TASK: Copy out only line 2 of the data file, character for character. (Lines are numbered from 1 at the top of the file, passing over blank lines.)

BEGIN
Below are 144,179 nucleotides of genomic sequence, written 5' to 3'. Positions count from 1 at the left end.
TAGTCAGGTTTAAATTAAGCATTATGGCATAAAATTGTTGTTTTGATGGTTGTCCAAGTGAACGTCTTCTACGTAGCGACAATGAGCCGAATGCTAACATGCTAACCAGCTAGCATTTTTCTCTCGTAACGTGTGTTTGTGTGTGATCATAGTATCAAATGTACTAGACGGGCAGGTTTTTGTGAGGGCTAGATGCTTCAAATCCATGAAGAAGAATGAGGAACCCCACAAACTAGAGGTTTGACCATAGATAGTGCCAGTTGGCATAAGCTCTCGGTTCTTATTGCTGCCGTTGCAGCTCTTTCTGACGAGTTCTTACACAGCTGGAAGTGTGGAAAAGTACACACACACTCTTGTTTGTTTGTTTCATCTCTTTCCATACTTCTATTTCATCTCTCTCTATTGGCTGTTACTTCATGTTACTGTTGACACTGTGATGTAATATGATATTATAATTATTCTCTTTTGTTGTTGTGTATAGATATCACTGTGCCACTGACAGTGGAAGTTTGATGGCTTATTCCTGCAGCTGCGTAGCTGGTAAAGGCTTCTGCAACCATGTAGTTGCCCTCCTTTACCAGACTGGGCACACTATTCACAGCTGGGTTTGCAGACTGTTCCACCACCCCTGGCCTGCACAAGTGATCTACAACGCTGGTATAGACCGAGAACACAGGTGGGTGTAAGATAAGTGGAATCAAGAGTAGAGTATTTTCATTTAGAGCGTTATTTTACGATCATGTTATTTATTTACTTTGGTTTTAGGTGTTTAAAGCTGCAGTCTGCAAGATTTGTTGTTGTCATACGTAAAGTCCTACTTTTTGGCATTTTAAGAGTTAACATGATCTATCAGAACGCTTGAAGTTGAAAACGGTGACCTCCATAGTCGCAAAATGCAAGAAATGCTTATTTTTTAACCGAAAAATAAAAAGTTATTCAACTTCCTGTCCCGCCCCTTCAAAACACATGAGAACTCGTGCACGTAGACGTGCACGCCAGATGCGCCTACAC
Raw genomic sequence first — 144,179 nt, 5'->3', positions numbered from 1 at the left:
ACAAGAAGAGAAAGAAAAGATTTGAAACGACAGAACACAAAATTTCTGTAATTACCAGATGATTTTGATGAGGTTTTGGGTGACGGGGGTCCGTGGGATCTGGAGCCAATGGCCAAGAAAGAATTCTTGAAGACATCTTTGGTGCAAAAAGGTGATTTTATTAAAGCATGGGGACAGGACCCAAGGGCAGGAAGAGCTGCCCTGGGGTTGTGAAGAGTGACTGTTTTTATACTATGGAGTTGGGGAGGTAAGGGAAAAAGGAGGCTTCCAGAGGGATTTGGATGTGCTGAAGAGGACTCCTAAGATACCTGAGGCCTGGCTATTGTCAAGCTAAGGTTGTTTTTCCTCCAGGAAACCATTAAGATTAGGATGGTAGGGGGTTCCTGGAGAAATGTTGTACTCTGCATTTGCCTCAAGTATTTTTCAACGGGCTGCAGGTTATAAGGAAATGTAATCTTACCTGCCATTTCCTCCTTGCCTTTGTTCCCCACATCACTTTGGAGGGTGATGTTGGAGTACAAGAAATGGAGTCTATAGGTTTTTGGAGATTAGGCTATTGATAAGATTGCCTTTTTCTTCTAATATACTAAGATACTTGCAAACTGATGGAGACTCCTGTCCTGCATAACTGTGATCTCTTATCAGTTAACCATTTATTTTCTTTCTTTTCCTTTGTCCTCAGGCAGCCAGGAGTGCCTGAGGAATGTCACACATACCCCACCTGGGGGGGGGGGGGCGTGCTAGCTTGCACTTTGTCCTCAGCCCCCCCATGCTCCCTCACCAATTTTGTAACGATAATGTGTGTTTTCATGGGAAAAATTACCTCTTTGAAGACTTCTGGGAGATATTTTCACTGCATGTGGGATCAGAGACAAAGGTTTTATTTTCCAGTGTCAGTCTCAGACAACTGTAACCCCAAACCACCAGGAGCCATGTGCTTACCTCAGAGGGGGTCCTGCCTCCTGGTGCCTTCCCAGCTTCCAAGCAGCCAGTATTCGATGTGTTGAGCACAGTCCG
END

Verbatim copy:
TAGTCAGGTTTAAATTAAGCATTATGGCATAAAATTGTTGTTTTGATGGTTGTCCAAGTGAACGTCTTCTACGTAGCGACAATGAGCCGAATGCTAACATGCTAACCAGCTAGCATTTTTCTCTCGTAACGTGTGTTTGTGTGTGATCATAGTATCAAATGTACTAGACGGGCAGGTTTTTGTGAGGGCTAGATGCTTCAAATCCATGAAGAAGAATGAGGAACCCCACAAACTAGAGGTTTGACCATAGATAGTGCCAGTTGGCATAAGCTCTCGGTTCTTATTGCTGCCGTTGCAGCTCTTTCTGACGAGTTCTTACACAGCTGGAAGTGTGGAAAAGTACACACACACTCTTGTTTGTTTGTTTCATCTCTTTCCATACTTCTATTTCATCTCTCTCTATTGGCTGTTACTTCATGTTACTGTTGACACTGTGATGTAATATGATATTATAATTATTCTCTTTTGTTGTTGTGTATAGATATCACTGTGCCACTGACAGTGGAAGTTTGATGGCTTATTCCTGCAGCTGCGTAGCTGGTAAAGGCTTCTGCAACCATGTAGTTGCCCTCCTTTACCAGACTGGGCACACTATTCACAGCTGGGTTTGCAGACTGTTCCACCACCCCTGGCCTGCACAAGTGATCTACAACGCTGGTATAGACCGAGAACACAGGTGGGTGTAAGATAAGTGGAATCAAGAGTAGAGTATTTTCATTTAGAGCGTTATTTTACGATCATGTTATTTATTTACTTTGGTTTTAGGTGTTTAAAGCTGCAGTCTGCAAGATTTGTTGTTGTCATACGTAAAGTCCTACTTTTTGGCATTTTAAGAGTTAACATGATCTATCAGAACGCTTGAAGTTGAAAACGGTGACCTCCATAGTCGCAAAATGCAAGAAATGCTTATTTTTTAACCGAAAAATAAAAAGTTATTCAACTTCCTGTCCCGCCCCTTCAAAACACATGAGAACTCGTGCACGTAGACGTGCACGCCAGATGCGCCTACAC